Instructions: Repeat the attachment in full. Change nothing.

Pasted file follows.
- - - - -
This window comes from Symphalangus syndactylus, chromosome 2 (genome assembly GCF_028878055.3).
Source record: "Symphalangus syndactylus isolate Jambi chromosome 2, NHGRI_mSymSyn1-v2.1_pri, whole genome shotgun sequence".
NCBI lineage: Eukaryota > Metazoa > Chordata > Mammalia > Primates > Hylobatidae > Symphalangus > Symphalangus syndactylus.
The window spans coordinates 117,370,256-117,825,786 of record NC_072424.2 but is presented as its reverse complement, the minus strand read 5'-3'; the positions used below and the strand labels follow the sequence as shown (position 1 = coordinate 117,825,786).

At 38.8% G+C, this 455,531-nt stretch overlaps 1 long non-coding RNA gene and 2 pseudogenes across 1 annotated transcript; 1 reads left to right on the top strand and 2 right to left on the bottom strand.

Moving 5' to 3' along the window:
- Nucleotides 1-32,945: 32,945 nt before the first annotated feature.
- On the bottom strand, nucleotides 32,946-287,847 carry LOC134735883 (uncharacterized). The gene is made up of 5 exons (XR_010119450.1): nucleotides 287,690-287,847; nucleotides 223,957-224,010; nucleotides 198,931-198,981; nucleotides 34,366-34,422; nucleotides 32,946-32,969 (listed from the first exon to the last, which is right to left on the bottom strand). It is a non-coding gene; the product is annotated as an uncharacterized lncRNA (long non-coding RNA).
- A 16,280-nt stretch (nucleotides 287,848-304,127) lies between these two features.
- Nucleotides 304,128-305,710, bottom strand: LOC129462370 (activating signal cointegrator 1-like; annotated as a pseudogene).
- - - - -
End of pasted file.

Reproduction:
This window comes from Symphalangus syndactylus, chromosome 2 (genome assembly GCF_028878055.3).
Source record: "Symphalangus syndactylus isolate Jambi chromosome 2, NHGRI_mSymSyn1-v2.1_pri, whole genome shotgun sequence".
NCBI lineage: Eukaryota > Metazoa > Chordata > Mammalia > Primates > Hylobatidae > Symphalangus > Symphalangus syndactylus.
The window spans coordinates 117,370,256-117,825,786 of record NC_072424.2 but is presented as its reverse complement, the minus strand read 5'-3'; the positions used below and the strand labels follow the sequence as shown (position 1 = coordinate 117,825,786).

At 38.8% G+C, this 455,531-nt stretch overlaps 1 long non-coding RNA gene and 2 pseudogenes across 1 annotated transcript; 1 reads left to right on the top strand and 2 right to left on the bottom strand.

Moving 5' to 3' along the window:
- Nucleotides 1-32,945: 32,945 nt before the first annotated feature.
- On the bottom strand, nucleotides 32,946-287,847 carry LOC134735883 (uncharacterized). The gene is made up of 5 exons (XR_010119450.1): nucleotides 287,690-287,847; nucleotides 223,957-224,010; nucleotides 198,931-198,981; nucleotides 34,366-34,422; nucleotides 32,946-32,969 (listed from the first exon to the last, which is right to left on the bottom strand). It is a non-coding gene; the product is annotated as an uncharacterized lncRNA (long non-coding RNA).
- A 16,280-nt stretch (nucleotides 287,848-304,127) lies between these two features.
- Nucleotides 304,128-305,710, bottom strand: LOC129462370 (activating signal cointegrator 1-like; annotated as a pseudogene).